I was very studious at school and really kept in the background. I never knew what to do with a woman until I was 22 – after which there was no holding me back! But I was a very serious child. I used to walk around with Beethoven sonatas under my arm. However, I was very good at avoiding being beaten up by the bullies. That was because I could also play Jerry Lee Lewis and Little Richard songs. So, they thought I was kind of cool and left me alone.

Would you regard yourself as an artist or an entertainer?

First and foremost, I’m a composer. When I think of entertainers in music, I think of people like David Bowie, who created characters onstage. I was nothing like that. If I had to choose between artistry and entertainment, then I would have to say that I am more of the former. But I would like to be known as a composer before anything else.

Yet you did become a showman, and that has certainly helped to define your career.

Well, when you’re stuck behind a keyboard then you have to do something to attract attention to yourself.

Like your flying piano?

Yes! The fact that I could play while suspended in mid‑air made me the centre of attention. And I have to say that I loved it. That was such an exhilarating experience. Dave Brubeck, the pianist who is one of my heroes, was keen to know how it was done. I met him a lot of times, but when he finally asked me about the flying piano, he was close to 90. I said to Dave that he shouldn’t even think about attempting it at his age!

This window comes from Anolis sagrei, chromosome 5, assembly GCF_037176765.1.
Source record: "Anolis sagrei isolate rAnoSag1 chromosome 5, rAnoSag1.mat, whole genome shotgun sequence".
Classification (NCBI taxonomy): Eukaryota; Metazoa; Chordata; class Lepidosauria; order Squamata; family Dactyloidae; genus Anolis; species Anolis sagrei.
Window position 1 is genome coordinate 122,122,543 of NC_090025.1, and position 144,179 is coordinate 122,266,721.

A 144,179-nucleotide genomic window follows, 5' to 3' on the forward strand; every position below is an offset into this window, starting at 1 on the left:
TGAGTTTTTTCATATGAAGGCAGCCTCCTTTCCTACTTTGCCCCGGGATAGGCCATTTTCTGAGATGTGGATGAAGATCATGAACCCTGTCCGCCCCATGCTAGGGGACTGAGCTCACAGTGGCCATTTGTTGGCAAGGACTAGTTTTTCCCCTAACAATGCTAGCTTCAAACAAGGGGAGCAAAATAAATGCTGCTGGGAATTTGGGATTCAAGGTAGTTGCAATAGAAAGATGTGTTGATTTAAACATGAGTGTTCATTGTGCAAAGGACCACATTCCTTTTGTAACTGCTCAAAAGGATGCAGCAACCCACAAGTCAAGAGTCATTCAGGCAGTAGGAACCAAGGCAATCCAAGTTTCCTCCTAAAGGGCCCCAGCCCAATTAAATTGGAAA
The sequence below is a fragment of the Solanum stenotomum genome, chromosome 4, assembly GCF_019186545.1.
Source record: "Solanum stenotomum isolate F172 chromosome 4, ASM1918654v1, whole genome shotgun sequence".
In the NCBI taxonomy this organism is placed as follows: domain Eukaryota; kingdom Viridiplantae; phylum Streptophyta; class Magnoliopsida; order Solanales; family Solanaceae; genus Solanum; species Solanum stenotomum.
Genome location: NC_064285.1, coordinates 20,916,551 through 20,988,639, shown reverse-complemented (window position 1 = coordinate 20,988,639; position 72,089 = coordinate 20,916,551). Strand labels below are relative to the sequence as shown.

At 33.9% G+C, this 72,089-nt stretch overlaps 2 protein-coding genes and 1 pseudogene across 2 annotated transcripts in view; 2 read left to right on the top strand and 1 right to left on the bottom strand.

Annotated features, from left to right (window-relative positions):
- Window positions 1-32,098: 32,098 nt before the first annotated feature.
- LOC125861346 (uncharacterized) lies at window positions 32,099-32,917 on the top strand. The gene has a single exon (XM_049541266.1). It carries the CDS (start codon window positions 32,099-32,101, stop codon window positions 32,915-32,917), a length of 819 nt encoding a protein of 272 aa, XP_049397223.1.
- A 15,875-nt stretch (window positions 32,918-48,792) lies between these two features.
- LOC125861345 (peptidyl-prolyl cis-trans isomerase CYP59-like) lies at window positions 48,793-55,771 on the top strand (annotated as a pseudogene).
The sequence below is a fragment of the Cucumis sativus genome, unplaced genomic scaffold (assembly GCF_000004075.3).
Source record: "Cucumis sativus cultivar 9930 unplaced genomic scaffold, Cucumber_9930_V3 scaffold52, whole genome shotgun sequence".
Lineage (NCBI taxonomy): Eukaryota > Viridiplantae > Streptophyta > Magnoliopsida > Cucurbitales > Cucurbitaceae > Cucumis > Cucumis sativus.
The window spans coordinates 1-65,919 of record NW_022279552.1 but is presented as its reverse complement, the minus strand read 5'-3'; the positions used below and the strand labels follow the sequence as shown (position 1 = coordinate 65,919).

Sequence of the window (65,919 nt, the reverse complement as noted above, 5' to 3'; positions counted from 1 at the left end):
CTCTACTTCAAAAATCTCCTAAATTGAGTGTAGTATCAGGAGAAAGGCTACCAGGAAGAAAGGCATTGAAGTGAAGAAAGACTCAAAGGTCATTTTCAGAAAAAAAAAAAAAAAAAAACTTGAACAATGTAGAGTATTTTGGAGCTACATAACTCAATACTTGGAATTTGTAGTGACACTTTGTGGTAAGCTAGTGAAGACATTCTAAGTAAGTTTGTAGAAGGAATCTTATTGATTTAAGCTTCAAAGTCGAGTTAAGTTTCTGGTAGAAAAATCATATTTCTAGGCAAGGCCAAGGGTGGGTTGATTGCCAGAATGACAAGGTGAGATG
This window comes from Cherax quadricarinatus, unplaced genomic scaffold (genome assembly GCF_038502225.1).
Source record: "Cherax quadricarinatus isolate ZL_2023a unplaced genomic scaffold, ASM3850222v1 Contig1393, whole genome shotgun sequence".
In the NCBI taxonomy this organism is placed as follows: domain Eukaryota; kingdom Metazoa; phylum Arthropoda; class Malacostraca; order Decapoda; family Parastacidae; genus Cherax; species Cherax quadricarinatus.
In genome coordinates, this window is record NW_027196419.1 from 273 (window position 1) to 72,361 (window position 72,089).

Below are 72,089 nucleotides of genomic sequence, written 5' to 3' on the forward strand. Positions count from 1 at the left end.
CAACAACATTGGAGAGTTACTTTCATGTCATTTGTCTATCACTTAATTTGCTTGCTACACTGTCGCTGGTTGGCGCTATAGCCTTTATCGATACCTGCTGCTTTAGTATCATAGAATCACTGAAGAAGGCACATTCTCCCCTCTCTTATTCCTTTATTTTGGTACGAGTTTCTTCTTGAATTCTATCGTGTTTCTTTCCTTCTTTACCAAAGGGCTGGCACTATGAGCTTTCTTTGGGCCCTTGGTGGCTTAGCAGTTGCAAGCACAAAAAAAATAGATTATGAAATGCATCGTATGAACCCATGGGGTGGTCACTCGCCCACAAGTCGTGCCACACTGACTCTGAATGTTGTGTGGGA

It was a dangerous thing for you to do at the time, wasn’t it?

Oh yes, but I’ve always loved to challenge myself by doing things that others would call ‘dangerous’. And when you’re up in the air sitting at a piano, it really is more exciting than frightening.

Do you ever think about dying?

Not really. But when a good friend dies, as happened recently with Chris Squire, then it does hit home and make you appreciate that you have to ensure every second in your life counts.

Did you ever consider giving up playing the keyboard and taking up the guitar?

Actually, I did go through that stage. At one point I thought I would stand a far better chance of making it in a band. My father, who was an amateur musician himself, got me a guitar and I spent eight months trying to become proficient at playing the instrument. But it was hopeless. I was never gonna rival Jeff Beck!

Do you have a talent for singing?

You are joking. My girlfriend recently persuaded me, against my better judgement, to go to a karaoke club with her in California. It was a disaster. I looked at the list of songs they had on their list, and there was Karn Evil. So, I thought I’d try to do that. When the lyrics scrolled up in front me, they’d been changed. There were a couple of lines the club thought would be offensive, so they’d been cut. Anyway, I managed to bumble through the song.